Students, alumni, faculty, and staff convened at the Yale School of Management on November 30 for a candid conversation about fostering diversity, equity, and inclusion in the workplace and the SOM community.
The event, the inaugural Donald H. Ogilvie ’78 Colloquium, sponsored by the Council on Anti-Racism and Equity, was moderated by Jamila Abston ’17 and featured three alumni leaders of color from the financial services industry: Lofton Holder ’92, investor, board member, entrepreneur, and philanthropist; Judith Scimone ’00, chief talent officer at MetLife; and Fred Terrell ’82, retired executive vice chairman of investment banking and capital markets at Credit Suisse. Current MBA student Mea-Lynn Wong ’23, who was a financial consultant at Charles Schwab prior to coming to SOM, also participated in the conversation.
Yale SOM Dean Kerwin K. Charles opened the event by reflecting on the alum for whom the ongoing series is named: the late Donald Ogilvie, who was an activist as an undergraduate at Yale and in the New Haven community before joining Yale SOM’s Charter Class. Ogilvie, Charles said, represents the “ideal personification of what we wish to produce at this school”—an individual who led in both business and society and who engaged throughout his life in “unwavering advocacy for racial equity at the School of Management, at Yale, and in society more broadly.”
The panelists discussed topics including how to create a more inclusive workplace, how to close the racial wealth gap, how to expose underrepresented communities of color to investment opportunities, and how best to lead the charge for change.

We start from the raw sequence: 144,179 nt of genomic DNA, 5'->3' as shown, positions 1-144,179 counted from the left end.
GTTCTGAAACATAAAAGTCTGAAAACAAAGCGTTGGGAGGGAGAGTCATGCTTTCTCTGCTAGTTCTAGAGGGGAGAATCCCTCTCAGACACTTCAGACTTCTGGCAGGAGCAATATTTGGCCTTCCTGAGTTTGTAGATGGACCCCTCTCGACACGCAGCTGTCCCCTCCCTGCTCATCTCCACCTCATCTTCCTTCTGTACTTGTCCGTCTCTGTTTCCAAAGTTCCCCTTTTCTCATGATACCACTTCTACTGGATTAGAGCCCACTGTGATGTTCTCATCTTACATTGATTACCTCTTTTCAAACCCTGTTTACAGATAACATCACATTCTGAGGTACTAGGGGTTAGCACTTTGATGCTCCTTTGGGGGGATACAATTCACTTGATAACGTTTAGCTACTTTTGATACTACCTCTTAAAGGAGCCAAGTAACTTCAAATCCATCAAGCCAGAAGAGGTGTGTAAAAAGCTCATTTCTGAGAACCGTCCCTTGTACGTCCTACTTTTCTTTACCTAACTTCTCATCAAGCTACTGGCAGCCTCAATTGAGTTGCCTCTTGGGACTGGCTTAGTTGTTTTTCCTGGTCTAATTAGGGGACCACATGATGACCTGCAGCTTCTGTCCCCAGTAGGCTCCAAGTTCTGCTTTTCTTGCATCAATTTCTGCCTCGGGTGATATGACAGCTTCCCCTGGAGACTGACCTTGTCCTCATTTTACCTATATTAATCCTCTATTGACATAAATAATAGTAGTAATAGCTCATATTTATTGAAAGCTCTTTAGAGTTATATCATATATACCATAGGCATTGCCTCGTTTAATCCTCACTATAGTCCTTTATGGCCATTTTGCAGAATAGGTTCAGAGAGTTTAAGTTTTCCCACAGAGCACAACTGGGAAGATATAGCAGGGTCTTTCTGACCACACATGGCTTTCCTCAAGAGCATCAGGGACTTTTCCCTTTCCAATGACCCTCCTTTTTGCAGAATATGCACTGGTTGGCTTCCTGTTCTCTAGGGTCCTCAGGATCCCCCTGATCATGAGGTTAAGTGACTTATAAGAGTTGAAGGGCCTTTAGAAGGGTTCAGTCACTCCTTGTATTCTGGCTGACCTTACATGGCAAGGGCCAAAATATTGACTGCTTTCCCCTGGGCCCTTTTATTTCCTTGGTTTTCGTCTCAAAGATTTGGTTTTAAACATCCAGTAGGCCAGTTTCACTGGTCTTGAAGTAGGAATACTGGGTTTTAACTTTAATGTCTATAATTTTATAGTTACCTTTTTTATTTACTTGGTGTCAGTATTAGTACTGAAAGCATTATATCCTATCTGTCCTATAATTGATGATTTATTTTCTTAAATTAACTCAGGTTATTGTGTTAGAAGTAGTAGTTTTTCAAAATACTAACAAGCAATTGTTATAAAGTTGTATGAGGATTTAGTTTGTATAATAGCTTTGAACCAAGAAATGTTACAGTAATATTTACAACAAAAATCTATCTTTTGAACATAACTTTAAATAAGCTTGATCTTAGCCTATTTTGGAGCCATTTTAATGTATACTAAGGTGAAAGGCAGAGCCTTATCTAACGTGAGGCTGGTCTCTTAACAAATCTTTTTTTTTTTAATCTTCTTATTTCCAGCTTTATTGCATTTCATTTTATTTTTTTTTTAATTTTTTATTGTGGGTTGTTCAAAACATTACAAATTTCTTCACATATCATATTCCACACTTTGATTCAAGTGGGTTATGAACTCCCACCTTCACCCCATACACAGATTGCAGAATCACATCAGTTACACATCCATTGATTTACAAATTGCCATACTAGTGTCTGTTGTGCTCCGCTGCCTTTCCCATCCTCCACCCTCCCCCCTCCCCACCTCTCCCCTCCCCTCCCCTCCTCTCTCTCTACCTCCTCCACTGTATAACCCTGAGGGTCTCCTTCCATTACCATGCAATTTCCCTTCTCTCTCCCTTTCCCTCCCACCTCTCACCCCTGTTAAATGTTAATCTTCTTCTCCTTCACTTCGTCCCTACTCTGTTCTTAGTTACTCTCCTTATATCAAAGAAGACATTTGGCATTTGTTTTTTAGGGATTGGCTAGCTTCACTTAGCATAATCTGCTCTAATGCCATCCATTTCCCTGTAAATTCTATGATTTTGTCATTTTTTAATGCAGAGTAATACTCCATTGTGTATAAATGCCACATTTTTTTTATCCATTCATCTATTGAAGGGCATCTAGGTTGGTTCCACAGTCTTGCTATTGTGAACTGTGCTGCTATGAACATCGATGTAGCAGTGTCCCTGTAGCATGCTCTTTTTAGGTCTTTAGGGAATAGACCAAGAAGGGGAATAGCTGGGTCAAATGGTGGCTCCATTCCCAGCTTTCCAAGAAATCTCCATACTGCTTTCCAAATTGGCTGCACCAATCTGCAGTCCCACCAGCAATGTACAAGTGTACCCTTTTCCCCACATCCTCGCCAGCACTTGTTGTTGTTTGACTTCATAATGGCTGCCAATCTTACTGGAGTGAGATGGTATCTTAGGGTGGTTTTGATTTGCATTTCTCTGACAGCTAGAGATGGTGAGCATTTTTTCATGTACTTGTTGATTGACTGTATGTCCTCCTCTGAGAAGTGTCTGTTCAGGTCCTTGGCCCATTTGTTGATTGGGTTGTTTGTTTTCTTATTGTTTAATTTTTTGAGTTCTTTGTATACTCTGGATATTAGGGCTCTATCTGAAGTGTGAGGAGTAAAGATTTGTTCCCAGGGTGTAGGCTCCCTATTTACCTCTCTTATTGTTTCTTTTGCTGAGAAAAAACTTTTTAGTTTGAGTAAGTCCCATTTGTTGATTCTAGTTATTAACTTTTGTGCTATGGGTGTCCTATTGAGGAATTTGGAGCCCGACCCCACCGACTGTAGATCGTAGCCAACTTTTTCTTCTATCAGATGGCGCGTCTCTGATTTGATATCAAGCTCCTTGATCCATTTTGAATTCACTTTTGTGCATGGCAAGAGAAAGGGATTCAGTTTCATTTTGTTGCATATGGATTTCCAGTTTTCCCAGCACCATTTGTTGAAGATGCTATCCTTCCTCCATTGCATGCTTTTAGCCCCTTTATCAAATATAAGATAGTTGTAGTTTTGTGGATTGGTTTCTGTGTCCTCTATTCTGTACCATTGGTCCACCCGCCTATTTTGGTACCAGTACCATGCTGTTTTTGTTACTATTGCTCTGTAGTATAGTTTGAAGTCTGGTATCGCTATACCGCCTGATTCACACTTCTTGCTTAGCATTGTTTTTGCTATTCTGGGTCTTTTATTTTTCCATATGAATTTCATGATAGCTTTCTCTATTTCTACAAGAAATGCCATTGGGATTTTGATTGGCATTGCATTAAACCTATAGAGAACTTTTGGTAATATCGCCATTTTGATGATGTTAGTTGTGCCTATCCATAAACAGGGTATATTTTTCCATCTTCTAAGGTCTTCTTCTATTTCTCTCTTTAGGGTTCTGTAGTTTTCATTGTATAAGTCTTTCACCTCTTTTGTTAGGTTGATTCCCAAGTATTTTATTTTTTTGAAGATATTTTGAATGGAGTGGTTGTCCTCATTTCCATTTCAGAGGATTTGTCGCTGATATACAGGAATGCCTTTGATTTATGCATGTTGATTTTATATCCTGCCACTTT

Scimone said that when she was a student at SOM in the late 1990s, it was still commonplace to promote inclusivity in the workplace by making “the business case for diversity.” Two decades later, she said, she finds this “transactional” approach to diversity as a business imperative misses the larger point: “You don’t have strength in your talent pool unless it is diverse—that’s the way we need to start thinking about it. It’s a mindset shift away from this transactional thinking about diversity and more to its essential nature and its being equated with strength.”
Terrell agreed: “Transactional is a good way to describe what diversity has become in many corporate settings. But when I think of diversity, I think of it as fundamental fairness. So much of what this country is and our place in the world and our history was not designed that way—it just became that way. No one had to justify the enormous disparity between African Americans and Whites; it just was there, and it was unfair. I think we’re getting back to fairness, and the idea of trying to justify it with numbers always struck me as odd to do. Why wouldn’t we all have the same opportunities? Why doesn’t this country belong to all of us? That’s the starting point and the ending point for me.”
When the conversation turned to what individuals can do to drive social justice, Wong encouraged her classmates to seek out ways to help the New Haven community, and to seize the current moment. “Yale gives you the broadest platform to be able to drive change today,” she said.
Added Scimone, “Don’t underestimate the impact you have in the seat that you’re in.”
Holder advised, “As you seek change in the world, don’t think of it as much as a head problem or a tools problem; think of it as a heart problem. When you interface as a community, really focus on shared values and what we have in common and not so much on the differences. If we accomplish that, the change we seek will come, if we do it together.””
The Ogilvie Colloquium was conceived and developed by the inaugural Council on Anti-Racism and Equity, which advises the dean and provides a mechanism for communication of needs and issues to the school’s senior leadership. The council includes representatives from the school’s faculty, students, alumni, and staff.